Dr Indu was broken inside out. She felt like a big black boulder and could barely hold her weight. After all these years of marching on alone and doing the ‘right’ things, this was her reward. Most of her friends had no clue what to say or do. After a few days it was clear that many of them could only stand by her for a week or 10 days max. This is when Indu remembered a passing acquaintance, Ruhi, a girl who wore long flouncy colourful skirts and big dangling ear-rings made of feathers and other dreamy things. She thought of her as a girl even though Ruhi had silvery grey hair and was seven years older than her.
Indu wanted to see Ruhi again. She didn’t know why but it had to be done. Indu posted her an invitation and as back-up, sent her a text with details.
The clear bright day was trying to cover-up the immensity of this death. Ruhi came in a flowing black dress with multiple strings of black wooden beads in various lengths cascading down, from her slender neck to her shapely waist. The ends of her long black sleeves opening-up like flowers to reveal her delicate hands. Not only did she have a pink lip-gloss on but also a serene smile. On this tearful day, she smiled on as if that was the most natural thing to do. No defiance or disrespect. A subtle involuntary smile, puzzling and misplaced.
She walked up to Indu and held both her hands in hers for a few frozen moments. She went on to open her arms and enclose Indu in them like a baby. “One day you’ll be grateful for this”, she whispered in her ear. By now Indu was used to hearing non-sense like “be brave”, “you’re so strong”, “such is life” and so on. She had learnt to ignore a lot. It took too much out of her to do anything more than that. “You have no idea what this is like” she thought to herself, feeling like a duplicate of herself amongst all these people. She drew back from Ruhi and looked into her dark brown eyes through her tearful ones. “Believe me. You will” Ruhi said softly.
Seven years have passed. Now Indu is as old as Ruhi was then.
And she remembers her horror at what Ruhi had whispered in her ear that day. The chains are falling off. Her vision is clearing. She notices more, within and without. She wants to live the truth. Be it. She knows it now. It’s all a ‘seeming’. All of this. It’s so clever. It fools us into believing it’s real. She has felt the presence of the divine in her broken heart. The blessings of a few fleeting golden moments of absolute grace have left her charmed with life and thirsty for more.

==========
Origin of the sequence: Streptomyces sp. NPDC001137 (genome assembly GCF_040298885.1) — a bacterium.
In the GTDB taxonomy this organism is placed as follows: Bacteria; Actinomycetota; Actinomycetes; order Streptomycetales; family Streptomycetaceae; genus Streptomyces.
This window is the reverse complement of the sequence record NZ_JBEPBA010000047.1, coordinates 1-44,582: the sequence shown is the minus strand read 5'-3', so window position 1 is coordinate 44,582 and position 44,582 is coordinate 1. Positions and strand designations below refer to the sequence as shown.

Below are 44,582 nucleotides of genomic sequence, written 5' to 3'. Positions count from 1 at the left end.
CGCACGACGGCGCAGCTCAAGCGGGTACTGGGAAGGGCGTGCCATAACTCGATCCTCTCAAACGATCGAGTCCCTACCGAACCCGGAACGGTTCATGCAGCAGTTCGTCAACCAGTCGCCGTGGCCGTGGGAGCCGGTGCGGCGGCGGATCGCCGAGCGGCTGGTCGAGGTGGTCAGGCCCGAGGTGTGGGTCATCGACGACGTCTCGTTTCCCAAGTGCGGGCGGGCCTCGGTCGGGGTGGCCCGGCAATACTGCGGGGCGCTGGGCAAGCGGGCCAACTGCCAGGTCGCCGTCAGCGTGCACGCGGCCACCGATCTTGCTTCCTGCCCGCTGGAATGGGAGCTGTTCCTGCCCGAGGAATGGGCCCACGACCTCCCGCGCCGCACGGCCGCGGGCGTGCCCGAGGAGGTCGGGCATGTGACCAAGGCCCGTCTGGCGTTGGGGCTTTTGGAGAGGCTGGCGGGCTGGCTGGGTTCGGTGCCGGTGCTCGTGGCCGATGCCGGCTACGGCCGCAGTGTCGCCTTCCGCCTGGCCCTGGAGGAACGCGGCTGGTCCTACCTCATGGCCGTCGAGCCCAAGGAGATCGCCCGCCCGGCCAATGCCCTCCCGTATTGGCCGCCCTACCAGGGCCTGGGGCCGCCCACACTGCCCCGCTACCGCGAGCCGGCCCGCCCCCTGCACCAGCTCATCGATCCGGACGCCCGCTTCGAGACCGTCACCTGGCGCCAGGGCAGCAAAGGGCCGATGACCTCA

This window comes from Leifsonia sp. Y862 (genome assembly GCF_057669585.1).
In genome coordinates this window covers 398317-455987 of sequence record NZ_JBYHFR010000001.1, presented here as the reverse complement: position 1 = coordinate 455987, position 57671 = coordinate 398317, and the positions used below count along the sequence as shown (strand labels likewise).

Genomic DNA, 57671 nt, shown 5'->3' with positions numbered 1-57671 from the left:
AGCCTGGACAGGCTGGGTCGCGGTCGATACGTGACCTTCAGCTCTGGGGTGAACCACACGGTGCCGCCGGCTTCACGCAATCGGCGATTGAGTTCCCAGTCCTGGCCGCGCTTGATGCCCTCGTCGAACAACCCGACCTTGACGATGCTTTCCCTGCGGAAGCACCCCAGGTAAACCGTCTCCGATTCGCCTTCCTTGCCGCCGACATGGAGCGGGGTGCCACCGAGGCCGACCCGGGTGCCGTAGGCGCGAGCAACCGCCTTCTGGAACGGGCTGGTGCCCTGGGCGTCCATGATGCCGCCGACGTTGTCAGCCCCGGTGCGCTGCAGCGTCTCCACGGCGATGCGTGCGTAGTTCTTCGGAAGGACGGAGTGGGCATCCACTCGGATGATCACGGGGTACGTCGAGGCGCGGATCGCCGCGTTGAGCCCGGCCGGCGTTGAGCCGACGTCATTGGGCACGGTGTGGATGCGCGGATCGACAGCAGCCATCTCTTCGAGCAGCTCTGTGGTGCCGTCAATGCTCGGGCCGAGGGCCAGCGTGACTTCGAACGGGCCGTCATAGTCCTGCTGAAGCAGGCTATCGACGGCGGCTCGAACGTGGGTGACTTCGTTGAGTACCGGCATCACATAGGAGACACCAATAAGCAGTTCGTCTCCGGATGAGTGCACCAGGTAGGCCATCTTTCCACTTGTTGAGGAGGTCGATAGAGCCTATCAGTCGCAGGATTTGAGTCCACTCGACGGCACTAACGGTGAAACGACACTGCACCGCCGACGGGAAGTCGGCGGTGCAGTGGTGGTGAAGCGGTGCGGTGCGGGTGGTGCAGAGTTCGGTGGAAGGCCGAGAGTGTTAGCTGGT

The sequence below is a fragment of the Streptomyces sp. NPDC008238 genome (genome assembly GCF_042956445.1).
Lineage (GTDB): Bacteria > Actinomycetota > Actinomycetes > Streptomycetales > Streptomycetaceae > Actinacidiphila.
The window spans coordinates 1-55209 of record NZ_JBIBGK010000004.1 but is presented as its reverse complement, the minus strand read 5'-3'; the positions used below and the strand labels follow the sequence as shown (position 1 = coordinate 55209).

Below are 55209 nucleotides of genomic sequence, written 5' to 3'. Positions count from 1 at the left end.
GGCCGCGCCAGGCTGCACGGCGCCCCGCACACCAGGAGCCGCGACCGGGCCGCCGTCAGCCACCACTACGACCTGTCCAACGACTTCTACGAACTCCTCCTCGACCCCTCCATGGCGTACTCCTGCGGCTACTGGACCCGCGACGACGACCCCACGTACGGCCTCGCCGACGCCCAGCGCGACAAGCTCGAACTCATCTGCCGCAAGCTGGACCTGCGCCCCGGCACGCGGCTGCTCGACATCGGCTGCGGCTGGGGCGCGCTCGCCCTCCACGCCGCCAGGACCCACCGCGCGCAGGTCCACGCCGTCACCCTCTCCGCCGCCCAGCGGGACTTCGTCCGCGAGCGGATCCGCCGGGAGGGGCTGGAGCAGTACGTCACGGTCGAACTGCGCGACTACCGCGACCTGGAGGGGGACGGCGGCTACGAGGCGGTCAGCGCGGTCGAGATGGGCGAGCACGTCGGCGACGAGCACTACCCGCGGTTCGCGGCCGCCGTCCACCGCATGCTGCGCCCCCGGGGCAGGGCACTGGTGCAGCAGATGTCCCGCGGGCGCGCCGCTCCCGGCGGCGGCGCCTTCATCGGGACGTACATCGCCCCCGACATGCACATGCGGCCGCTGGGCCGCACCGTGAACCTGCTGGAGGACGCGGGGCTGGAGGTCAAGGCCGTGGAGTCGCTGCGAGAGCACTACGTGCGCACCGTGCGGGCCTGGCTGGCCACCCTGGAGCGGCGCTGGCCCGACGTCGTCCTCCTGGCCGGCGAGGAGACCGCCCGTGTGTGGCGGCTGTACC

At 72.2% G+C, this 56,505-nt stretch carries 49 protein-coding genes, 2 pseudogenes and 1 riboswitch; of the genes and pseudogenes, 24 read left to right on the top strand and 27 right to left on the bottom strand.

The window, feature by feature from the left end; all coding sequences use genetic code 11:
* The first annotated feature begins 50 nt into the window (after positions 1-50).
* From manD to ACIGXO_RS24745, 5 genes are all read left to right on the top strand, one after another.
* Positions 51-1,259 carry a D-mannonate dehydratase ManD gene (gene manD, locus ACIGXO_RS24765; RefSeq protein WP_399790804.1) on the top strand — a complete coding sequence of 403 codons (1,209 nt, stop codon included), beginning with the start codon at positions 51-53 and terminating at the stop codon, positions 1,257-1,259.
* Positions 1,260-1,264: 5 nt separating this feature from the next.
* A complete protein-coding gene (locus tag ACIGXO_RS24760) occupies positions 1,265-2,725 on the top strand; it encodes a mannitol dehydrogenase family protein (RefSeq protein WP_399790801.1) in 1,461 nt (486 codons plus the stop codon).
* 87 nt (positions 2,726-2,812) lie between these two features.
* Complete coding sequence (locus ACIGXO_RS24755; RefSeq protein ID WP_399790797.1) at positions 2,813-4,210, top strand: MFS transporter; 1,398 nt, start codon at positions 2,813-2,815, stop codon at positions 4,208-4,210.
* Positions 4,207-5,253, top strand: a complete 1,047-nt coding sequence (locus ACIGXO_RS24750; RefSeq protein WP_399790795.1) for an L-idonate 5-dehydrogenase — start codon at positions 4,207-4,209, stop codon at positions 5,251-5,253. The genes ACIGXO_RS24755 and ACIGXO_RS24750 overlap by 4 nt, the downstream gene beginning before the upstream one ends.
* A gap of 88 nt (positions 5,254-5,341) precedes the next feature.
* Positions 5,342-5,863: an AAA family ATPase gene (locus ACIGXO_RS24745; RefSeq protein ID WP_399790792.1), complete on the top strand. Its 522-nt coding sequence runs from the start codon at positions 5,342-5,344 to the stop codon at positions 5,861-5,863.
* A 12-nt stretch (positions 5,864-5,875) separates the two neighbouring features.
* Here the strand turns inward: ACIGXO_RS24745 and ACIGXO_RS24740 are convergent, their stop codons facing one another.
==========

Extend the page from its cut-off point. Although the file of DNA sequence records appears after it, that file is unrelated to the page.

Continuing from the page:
Indu and Ruhi meet up at the café that plays Bossa Nova jazz all day. They catch-up over large mugs of cappucino, sing and dance and take long walks together. They laugh and cry with abandon. Both wear pink lip-gloss and without knowing, they smile. Light as dust.
How many times I’ve heard the words ‘be strong, be brave’ or ‘ you’re doing so well’ by people who can’t know no matter how well intentioned. This is a beautiful story and I understand completely it’s message. It reminds me almost of John O’Donahue in his words ‘for the family and friends of a suicide’ when he says ‘this death was sent for’ which I cannot grasp or comprehend at this time almost one year on from the loss of my precious Gareth. Your words offer hope
With love Roslyn xxxx
Thanks Roslyn. It’s hard to go beyond the mind while trying to make sense of such things. This quote helped me – “We are not human beings having a spiritual experience. We are spiritual beings having a human experience.” Love, S. xxx
A story of loss and connection so beautifully told. Illustrates the power of love and sharing the load. Reminds me of the poem The Gift. Where is the story from?
Thanks Marie. As it happens, I wrote this story in acknowledgement of the love, companionship and support extended to me by my female friends. So, in effect, this is dedicated to you. Much love, Sangeeta. xxx
Beautiful. The power of true friendships. Thanks Sangeeta.
I thought you would have written it and thank you. Much love.xx